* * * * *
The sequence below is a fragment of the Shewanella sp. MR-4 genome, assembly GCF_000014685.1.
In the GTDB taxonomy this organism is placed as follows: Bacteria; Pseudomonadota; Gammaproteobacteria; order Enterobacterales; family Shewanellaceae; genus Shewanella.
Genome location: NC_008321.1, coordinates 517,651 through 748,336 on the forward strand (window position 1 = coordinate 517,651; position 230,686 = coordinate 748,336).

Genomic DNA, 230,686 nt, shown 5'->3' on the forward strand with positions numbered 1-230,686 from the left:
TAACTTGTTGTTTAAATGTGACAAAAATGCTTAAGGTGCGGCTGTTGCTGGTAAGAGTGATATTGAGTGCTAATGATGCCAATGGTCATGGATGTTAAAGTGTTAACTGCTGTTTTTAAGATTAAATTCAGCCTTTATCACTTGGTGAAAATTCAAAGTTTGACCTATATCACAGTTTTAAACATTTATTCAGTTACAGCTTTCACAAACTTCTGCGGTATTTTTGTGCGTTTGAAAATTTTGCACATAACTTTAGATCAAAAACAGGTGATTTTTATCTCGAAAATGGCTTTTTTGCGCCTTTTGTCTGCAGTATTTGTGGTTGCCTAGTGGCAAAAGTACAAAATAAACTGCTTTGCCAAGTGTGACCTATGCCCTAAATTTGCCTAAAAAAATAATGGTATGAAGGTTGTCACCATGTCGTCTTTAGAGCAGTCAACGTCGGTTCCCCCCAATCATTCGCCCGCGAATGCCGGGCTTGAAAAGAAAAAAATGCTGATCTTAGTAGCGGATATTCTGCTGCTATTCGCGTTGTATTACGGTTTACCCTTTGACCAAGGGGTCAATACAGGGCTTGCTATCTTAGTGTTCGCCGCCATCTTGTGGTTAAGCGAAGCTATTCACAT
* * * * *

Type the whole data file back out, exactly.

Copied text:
The sequence below is a fragment of the Shewanella sp. MR-4 genome, assembly GCF_000014685.1.
In the GTDB taxonomy this organism is placed as follows: Bacteria; Pseudomonadota; Gammaproteobacteria; order Enterobacterales; family Shewanellaceae; genus Shewanella.
Genome location: NC_008321.1, coordinates 517,651 through 748,336 on the forward strand (window position 1 = coordinate 517,651; position 230,686 = coordinate 748,336).

Genomic DNA, 230,686 nt, shown 5'->3' on the forward strand with positions numbered 1-230,686 from the left:
TAACTTGTTGTTTAAATGTGACAAAAATGCTTAAGGTGCGGCTGTTGCTGGTAAGAGTGATATTGAGTGCTAATGATGCCAATGGTCATGGATGTTAAAGTGTTAACTGCTGTTTTTAAGATTAAATTCAGCCTTTATCACTTGGTGAAAATTCAAAGTTTGACCTATATCACAGTTTTAAACATTTATTCAGTTACAGCTTTCACAAACTTCTGCGGTATTTTTGTGCGTTTGAAAATTTTGCACATAACTTTAGATCAAAAACAGGTGATTTTTATCTCGAAAATGGCTTTTTTGCGCCTTTTGTCTGCAGTATTTGTGGTTGCCTAGTGGCAAAAGTACAAAATAAACTGCTTTGCCAAGTGTGACCTATGCCCTAAATTTGCCTAAAAAAATAATGGTATGAAGGTTGTCACCATGTCGTCTTTAGAGCAGTCAACGTCGGTTCCCCCCAATCATTCGCCCGCGAATGCCGGGCTTGAAAAGAAAAAAATGCTGATCTTAGTAGCGGATATTCTGCTGCTATTCGCGTTGTATTACGGTTTACCCTTTGACCAAGGGGTCAATACAGGGCTTGCTATCTTAGTGTTCGCCGCCATCTTGTGGTTAAGCGAAGCTATTCACAT